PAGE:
I learned computer science and programming together, right before the PC was created. Learning the science makes you a much better programmer.
Though I never wanted to be a programmer in the end, it was integral part of the degree of study, which actually called Computer Science for Business degree. Anyhow, I ended up learing several languages beginning with BASIC, Assembly 370, RPG II, ending with COBOL I & II.
Assembly language being the best thing I could have learned as it is machine level language. Had to learn hexadecimal and code in hex. You can to think at what actuallyhappens at machine level, no ccompilers.
We were taught the 10 steps to writing a program. The 10th being coding the program. I won't explain all ten, but the key to creating any efficient program is to start at the end and work back from there. "What is your end result? Then figure out how to get there."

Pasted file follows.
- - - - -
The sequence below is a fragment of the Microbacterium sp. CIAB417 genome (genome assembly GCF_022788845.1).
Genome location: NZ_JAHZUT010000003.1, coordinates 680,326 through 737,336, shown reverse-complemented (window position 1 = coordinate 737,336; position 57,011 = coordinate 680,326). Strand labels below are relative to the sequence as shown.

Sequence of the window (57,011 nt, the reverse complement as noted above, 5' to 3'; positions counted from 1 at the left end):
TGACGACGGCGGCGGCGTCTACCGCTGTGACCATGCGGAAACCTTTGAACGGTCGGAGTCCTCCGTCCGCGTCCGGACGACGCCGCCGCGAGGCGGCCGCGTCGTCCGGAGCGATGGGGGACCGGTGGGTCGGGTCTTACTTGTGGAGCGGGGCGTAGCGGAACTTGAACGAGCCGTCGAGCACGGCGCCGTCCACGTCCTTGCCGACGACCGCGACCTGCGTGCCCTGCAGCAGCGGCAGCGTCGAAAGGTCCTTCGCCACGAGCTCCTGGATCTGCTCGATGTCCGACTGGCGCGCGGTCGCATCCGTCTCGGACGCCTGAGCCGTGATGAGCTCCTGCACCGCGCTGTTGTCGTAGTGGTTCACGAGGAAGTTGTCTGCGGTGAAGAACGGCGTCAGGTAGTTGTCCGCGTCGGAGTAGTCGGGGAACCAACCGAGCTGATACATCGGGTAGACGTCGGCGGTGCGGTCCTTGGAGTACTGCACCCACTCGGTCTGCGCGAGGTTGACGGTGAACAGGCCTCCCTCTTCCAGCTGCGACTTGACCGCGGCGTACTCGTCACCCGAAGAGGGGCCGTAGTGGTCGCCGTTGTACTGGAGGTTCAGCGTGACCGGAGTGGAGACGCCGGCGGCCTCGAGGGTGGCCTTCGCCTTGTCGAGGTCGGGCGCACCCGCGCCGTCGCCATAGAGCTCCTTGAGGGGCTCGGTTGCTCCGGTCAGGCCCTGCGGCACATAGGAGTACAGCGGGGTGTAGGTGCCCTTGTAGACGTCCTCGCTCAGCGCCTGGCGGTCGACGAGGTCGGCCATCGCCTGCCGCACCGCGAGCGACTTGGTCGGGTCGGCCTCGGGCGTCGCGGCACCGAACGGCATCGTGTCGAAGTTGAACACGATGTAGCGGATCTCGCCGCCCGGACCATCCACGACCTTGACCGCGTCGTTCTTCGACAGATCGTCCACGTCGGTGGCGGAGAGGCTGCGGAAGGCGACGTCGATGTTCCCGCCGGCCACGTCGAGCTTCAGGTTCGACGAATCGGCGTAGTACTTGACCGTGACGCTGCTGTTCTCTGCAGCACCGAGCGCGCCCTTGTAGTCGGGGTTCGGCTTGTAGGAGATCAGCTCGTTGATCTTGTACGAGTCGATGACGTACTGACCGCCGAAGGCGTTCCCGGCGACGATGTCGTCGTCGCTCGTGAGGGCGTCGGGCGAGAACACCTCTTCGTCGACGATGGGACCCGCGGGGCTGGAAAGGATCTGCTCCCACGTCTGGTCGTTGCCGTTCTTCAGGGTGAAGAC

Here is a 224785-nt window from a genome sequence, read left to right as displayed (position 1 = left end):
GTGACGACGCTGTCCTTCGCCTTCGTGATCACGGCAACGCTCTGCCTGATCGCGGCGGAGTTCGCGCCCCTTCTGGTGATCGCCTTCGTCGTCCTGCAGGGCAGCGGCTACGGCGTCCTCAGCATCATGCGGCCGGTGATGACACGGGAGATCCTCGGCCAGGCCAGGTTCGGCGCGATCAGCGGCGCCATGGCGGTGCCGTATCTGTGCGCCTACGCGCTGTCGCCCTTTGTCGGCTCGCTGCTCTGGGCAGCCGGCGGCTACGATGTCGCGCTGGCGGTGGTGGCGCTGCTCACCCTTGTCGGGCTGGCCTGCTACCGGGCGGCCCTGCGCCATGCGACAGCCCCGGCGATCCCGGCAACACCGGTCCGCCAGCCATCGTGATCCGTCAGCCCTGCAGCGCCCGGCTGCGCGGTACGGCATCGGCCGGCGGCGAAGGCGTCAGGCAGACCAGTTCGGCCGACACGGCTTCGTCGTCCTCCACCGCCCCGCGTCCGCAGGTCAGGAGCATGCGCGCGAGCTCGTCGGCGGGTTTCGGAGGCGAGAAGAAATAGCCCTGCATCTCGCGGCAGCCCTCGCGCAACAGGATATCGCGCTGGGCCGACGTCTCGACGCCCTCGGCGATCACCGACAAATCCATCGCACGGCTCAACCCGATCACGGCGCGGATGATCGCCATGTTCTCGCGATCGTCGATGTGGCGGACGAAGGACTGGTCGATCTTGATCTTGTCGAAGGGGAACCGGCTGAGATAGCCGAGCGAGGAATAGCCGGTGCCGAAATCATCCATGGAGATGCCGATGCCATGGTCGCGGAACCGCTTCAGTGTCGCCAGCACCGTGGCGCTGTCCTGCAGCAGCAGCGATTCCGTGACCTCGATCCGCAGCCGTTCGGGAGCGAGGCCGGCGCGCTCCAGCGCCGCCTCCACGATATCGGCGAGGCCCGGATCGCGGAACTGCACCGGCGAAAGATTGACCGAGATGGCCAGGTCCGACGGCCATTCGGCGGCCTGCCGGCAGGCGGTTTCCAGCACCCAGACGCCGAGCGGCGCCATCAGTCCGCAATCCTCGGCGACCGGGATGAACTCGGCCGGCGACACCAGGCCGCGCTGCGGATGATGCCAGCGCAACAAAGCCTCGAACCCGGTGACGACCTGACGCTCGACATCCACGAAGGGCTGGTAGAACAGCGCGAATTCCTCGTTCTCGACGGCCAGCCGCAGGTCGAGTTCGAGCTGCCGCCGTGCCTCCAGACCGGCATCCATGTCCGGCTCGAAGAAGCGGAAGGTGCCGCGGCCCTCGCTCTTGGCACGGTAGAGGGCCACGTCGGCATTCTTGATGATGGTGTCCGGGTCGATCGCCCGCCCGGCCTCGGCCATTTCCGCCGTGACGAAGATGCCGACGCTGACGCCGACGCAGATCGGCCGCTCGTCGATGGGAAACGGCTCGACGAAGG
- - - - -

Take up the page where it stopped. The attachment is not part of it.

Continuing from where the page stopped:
I didn't end up in the computer science field, but I understand and know how every program and computer that has been made works. I know what is going on in each program as I use it, along with how the device is dealing with the code too.
My two on the questions is: Only code, and only science is okay; but learning booth gives a better edge and will help you understand both coding and the sciences much better. Teach both, simultaneously.
Btw, to the affect of learning of each (coding/science) this will carry on with you throughout your life. I am an example of this. In everything I do, I perform in the most efficient manner timewise, cost wise, energy(physical) wise. And my analytical skill is very high, so I always over examine things.
All in all my education has put me at an advantage in life.